Pilates and Our Feet

Though we may not pay much attention to them, our feet do a lot for us. They connect us to the ground, they support us throughout our day, and they withstand the pressure of our body weight along with the added momentum from moving us forward.

Often neglected, these hard-working body parts are vulnerable to pain and immobility throughout adulthood. In fact, seventy-five percent of Americans will experience foot health problems at some point in their lives. Our feet also act as barometer for health, showing the first signs and symptoms of illnesses like arthritis, diabetes, nerve and circulatory disorders.

Pilates is unique in the way that it inherently incorporates the feet to improve mobility, flexibility and strength in these supportive extremities. Performing Pilates movements with bare feet stimulates the hundreds of thousands of proprioceptors in the feet, which promotes stability, protects you from injury, and stretches and strengthens the muscles of your feet.

Many students of Pilates begin to become more aware of their feet after practicing the movements for a few months; they become aware of reduced foot pain and an increase in balance and stability, and they also report a deeper appreciation for their hard-working, body-supporting feet.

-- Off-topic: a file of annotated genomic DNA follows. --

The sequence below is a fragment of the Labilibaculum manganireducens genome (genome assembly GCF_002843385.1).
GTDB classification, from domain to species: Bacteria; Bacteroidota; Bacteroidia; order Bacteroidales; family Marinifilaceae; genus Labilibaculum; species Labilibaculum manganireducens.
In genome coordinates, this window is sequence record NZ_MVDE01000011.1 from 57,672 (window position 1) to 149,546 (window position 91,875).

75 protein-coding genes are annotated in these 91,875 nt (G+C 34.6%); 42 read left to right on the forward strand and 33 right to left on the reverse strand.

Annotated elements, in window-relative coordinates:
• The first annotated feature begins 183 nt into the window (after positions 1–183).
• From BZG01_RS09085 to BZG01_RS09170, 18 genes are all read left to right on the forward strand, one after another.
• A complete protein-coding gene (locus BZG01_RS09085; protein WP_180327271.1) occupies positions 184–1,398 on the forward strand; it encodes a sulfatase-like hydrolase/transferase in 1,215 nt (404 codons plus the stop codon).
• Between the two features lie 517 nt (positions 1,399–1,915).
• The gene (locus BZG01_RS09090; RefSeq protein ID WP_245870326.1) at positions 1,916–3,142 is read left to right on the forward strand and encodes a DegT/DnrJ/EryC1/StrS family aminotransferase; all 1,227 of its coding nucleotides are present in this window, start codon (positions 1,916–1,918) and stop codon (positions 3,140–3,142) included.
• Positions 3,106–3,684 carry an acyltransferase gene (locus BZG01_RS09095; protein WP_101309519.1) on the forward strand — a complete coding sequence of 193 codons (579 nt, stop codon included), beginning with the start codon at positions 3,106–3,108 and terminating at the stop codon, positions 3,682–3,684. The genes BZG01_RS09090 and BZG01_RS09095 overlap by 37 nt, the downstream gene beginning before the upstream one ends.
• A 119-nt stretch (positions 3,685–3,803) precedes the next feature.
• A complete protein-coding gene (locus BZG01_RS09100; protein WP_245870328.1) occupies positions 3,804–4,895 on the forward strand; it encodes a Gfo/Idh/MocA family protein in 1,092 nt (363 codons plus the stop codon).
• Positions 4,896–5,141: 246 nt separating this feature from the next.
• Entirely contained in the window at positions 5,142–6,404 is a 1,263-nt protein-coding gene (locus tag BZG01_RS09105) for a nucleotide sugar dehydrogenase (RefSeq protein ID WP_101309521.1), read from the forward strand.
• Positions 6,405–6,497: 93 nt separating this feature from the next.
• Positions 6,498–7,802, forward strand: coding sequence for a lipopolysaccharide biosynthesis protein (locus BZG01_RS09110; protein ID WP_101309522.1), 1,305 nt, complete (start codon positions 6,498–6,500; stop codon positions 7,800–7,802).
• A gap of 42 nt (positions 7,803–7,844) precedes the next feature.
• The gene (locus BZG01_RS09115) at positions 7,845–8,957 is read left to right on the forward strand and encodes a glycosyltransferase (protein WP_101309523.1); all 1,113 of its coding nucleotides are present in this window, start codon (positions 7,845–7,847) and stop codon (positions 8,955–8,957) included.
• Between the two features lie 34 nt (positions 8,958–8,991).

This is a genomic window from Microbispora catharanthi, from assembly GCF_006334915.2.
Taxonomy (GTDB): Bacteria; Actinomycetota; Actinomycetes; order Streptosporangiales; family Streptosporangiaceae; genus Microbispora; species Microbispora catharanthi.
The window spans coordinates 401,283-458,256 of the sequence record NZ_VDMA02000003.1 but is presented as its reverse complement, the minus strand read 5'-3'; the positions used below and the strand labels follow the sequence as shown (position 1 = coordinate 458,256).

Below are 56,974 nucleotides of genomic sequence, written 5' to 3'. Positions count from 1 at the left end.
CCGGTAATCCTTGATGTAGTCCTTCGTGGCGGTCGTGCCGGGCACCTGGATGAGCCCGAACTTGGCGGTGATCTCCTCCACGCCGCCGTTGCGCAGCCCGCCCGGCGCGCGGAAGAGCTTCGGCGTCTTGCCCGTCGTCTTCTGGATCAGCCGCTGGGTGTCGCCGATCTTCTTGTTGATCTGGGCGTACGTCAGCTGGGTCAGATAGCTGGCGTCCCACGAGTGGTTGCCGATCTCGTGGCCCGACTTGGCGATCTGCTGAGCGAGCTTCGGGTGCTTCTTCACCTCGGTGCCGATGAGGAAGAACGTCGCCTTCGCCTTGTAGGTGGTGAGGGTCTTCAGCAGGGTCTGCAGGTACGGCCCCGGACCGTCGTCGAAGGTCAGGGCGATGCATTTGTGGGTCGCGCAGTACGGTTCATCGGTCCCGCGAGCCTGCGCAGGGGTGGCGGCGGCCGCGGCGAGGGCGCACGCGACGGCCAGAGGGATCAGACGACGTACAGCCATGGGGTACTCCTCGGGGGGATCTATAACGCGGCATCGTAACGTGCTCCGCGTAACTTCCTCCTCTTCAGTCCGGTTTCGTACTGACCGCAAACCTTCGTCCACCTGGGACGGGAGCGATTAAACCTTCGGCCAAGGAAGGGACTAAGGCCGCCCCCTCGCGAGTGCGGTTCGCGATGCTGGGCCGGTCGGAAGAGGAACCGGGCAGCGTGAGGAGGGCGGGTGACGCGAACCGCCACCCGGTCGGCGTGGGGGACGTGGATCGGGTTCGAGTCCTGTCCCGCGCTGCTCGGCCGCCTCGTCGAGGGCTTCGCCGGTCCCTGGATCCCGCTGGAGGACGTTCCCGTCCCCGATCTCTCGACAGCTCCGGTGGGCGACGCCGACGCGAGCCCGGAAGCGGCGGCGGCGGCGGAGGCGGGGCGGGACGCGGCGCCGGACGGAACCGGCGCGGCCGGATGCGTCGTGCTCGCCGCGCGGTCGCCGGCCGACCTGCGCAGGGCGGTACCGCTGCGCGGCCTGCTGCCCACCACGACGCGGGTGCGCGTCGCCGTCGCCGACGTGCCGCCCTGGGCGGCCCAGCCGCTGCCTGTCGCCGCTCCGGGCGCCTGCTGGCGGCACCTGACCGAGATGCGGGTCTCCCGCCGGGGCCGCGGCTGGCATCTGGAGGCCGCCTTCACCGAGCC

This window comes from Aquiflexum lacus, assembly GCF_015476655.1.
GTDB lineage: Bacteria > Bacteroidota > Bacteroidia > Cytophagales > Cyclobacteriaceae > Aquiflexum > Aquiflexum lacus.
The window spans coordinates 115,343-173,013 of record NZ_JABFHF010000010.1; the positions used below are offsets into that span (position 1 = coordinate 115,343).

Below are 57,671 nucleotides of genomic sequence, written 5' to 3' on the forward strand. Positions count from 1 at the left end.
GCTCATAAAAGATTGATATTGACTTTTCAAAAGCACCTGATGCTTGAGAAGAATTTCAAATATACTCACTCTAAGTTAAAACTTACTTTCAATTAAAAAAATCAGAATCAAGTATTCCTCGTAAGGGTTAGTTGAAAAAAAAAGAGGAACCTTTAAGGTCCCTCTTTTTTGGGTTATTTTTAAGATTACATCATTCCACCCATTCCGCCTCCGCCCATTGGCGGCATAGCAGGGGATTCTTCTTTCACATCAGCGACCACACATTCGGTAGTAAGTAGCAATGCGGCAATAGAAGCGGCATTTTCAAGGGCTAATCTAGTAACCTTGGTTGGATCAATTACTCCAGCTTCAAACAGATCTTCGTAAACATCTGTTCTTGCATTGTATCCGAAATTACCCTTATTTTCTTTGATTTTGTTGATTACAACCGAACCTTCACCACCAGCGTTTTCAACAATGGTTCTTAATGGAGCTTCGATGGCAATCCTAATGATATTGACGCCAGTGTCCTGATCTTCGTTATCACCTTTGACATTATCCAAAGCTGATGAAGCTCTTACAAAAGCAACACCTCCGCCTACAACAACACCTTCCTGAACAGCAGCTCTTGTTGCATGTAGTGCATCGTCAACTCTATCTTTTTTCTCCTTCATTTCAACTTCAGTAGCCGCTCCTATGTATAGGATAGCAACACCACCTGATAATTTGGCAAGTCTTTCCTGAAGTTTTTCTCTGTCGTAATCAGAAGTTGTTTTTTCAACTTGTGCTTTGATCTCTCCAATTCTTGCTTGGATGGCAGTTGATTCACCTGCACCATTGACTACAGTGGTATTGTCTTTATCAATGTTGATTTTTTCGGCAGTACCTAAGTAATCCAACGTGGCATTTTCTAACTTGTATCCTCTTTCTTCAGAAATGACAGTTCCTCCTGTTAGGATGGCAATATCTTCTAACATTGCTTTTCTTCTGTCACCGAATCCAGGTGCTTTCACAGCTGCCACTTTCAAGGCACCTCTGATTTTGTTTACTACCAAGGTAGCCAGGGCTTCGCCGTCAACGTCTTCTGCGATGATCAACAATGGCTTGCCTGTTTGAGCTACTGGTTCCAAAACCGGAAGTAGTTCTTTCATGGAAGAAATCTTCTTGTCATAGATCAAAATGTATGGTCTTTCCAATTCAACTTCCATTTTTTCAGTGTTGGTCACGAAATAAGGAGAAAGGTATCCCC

If your feet are experiencing pain, discomfort or just plain neglect, here are a few simple ways you can show them a little TLC:

  • Soak your feet in warm-hot water with Epsom salts for 5 minutes, a few times a week.
  • Stretch your feet on a regular basis by slowly rolling your ankles in both directions, and gently stretching your toes into a flexed position for 10-15 seconds at at time.
  • Wear properly fitting shoes that support foot health as much as possible.
  • Give Pilates a try and see how dramatically you can improve the health of your feet (while also working out the rest of your body).

Show those feet some appreciation and you will feel your whole body benefit, from head to toe.


Leave a Reply

Fill in your details below or click an icon to log in:

WordPress.com Logo

You are commenting using your WordPress.com account. Log Out /  Change )

Google photo

You are commenting using your Google account. Log Out /  Change )

Twitter picture

You are commenting using your Twitter account. Log Out /  Change )

Facebook photo

You are commenting using your Facebook account. Log Out /  Change )

Connecting to %s